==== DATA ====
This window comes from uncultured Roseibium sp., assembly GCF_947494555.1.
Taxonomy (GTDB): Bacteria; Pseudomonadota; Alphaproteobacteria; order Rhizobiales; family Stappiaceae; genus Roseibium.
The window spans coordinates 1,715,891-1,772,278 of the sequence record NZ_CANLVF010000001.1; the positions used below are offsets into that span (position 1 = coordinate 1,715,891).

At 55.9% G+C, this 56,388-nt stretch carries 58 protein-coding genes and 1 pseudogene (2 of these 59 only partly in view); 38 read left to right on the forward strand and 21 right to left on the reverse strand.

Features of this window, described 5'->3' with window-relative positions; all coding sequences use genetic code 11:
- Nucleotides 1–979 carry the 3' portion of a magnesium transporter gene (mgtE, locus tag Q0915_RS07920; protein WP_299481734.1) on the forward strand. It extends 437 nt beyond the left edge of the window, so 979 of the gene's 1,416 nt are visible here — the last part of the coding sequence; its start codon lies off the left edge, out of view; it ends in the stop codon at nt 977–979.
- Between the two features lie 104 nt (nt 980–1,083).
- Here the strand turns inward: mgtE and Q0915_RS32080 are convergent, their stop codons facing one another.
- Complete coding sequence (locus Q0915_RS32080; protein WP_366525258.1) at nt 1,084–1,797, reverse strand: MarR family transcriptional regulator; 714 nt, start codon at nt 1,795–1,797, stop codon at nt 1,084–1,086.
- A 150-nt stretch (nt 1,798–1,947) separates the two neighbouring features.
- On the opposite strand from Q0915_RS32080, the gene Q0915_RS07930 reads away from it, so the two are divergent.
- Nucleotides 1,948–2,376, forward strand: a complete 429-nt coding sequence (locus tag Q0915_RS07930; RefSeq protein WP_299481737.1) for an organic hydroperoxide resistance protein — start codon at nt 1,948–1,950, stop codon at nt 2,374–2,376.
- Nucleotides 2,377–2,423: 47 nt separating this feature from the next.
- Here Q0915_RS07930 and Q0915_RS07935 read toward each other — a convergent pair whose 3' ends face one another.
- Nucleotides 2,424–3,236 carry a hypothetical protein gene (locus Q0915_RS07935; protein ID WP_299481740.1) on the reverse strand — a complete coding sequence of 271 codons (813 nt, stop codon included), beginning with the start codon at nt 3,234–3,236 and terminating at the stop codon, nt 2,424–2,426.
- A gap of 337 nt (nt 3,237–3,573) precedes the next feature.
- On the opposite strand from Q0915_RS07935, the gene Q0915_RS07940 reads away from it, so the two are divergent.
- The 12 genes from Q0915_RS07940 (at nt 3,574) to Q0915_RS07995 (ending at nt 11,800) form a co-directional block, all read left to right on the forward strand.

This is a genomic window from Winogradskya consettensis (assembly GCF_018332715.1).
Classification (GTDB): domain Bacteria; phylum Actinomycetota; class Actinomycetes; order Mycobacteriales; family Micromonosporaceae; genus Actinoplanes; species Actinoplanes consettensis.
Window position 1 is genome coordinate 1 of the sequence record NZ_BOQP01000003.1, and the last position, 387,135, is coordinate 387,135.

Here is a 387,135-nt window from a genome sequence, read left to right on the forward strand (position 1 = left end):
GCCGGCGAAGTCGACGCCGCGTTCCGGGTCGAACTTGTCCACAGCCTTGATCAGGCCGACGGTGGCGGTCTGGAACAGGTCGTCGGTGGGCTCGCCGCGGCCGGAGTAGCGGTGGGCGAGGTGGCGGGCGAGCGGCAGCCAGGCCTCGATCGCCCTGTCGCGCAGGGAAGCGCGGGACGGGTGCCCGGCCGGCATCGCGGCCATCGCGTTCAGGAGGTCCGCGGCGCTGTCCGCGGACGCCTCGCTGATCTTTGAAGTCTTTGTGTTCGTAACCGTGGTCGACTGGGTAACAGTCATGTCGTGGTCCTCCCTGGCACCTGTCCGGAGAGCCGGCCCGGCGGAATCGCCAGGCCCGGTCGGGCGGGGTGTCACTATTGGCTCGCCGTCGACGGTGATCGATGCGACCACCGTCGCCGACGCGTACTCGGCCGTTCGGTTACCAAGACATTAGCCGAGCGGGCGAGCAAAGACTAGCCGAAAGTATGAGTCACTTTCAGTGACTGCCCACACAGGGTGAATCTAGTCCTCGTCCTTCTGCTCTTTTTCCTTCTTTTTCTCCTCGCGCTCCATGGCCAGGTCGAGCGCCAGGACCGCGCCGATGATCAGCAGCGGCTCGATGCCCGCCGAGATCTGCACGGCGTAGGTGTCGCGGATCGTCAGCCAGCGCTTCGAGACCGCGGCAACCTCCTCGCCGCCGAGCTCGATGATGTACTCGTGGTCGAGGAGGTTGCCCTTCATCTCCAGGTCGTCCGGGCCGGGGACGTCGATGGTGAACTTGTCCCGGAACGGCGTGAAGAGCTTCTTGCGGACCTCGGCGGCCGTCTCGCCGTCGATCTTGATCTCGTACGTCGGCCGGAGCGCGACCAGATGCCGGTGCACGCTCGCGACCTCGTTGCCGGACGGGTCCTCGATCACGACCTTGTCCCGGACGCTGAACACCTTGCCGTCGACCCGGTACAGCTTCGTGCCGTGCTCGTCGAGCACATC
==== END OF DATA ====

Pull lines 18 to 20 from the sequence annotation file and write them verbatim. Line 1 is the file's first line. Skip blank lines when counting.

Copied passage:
- The 12 genes from Q0915_RS07940 (at nt 3,574) to Q0915_RS07995 (ending at nt 11,800) form a co-directional block, all read left to right on the forward strand.

This is a genomic window from Winogradskya consettensis (assembly GCF_018332715.1).
Classification (GTDB): domain Bacteria; phylum Actinomycetota; class Actinomycetes; order Mycobacteriales; family Micromonosporaceae; genus Actinoplanes; species Actinoplanes consettensis.